Wonton Food attempted to expand its fortune cookie business into China in 1992, but gave up after fortune cookies were considered "too American". [ who? view the mooncake hidden message system that was used in the Ming revolution to be a precursor to the modern day fortune cookie. By adding the covert element to the myths of the fortune cookie some have found more meaning behind the simple treat. This led to the act of removing and replacing the fortune inside without breaking for an added bit of good luck. [ With the Olympics kicking off in China last week, we decided to take a look at an item that many Americans see as a symbol of Chinese culture: the fortune cookie. These bite-sized desserts have become a staple of Chinese cuisine in the United States, doling out words of wisdom to thousands of restaurant-goers every day. ABC News' Juju Chang visited the largest fortune cookie factory in the world -- Wonton Foods, based in Queens, N. Y. , which churns out about 4. 5 million cookies a day. What goes into these sweet treats? A simple mix of flour, sugar and vanilla or citrus flavoring makes the batter. On the assembly line, the mix is spread out, the fortunes inserted, and the cookie molded into its signature shape. Juju grabbed one fresh off the griddle. "It's still hot! Mmmm в smells so good. " She read the fortune: "'A romantic evening awaits youв' Not bad! " Just whose job is it to come up with all those bits of wisdom? Wonton's Derrick Wong says that for them, a retired history professor in New York leads a team of freelance writers who come up with fresh fortunes. "We have about over 10,000 fortunes in the data bank, and we rotate about 1,500," said Wong.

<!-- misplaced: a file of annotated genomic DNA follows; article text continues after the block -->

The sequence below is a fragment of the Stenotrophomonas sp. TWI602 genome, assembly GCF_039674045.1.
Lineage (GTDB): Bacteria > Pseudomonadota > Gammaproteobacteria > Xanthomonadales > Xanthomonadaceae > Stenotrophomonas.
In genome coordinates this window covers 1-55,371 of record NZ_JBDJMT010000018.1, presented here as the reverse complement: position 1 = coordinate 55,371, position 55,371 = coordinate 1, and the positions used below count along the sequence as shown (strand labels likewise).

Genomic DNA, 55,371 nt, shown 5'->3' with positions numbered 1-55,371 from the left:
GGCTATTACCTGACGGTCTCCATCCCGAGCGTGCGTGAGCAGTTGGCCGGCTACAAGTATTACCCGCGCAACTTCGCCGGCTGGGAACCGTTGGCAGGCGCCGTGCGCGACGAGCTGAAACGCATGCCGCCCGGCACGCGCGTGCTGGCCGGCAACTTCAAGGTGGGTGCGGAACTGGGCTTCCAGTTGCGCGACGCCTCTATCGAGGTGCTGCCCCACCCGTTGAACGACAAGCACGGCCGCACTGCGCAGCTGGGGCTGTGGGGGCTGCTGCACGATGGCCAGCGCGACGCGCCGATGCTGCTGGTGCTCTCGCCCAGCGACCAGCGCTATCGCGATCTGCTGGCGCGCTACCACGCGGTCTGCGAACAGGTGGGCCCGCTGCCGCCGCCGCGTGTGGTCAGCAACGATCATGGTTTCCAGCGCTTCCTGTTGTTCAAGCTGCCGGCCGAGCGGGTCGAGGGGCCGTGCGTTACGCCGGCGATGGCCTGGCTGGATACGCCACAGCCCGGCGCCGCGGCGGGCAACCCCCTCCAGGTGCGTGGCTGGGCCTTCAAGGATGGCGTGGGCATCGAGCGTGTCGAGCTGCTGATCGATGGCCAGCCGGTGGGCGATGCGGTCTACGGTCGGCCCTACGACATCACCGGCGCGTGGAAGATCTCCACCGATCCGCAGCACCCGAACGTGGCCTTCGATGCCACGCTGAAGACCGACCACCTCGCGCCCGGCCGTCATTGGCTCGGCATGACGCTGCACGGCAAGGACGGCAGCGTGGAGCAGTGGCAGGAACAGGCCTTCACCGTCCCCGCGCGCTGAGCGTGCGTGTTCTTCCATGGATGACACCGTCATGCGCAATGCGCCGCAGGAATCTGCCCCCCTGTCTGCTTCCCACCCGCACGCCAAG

But the origin of the fortune cookie itself is a more complicated story. We turned to Jenny Lee, author of "The Fortune Cookie Chronicles," to help us figure out their patrilineage. Lee's take on the matter? "A lot of Americans think that what we're eating here is 'Chinese,' but in fact most Chinese people don't recognize things like beef and broccoli or fortune cookies or General Tao chicken or even egg rolls. " Could it be that fortune cookies aren't even served in China? "They're not served in China," said Lee. "As a matter of fact, I actually brought a bunch of fortune cookies to China and gave them to Chinese people, who were very confused. " That's right -- the fortune cookie is not Chinese at all. They were actually invented in Japan, and then migrated to U. S. Japanese restaurants in California in the early 1900's. Chinese restaurants started mass-producing them across the U. S. only after World War II. Jenny Lee offers a challenge to what we might think of as an American classic. "I actually argue that fortune cookies are American, because we always say that our benchmark for American is apple pie, but you should ask yourself how often do you eat apple pie versus how often do you eat a fortune cookie? " So why do Americans love fortune cookies so much? "It's a little bit of life philosophy in a bite-size chunk," answered Lee. Now there's some food for thought.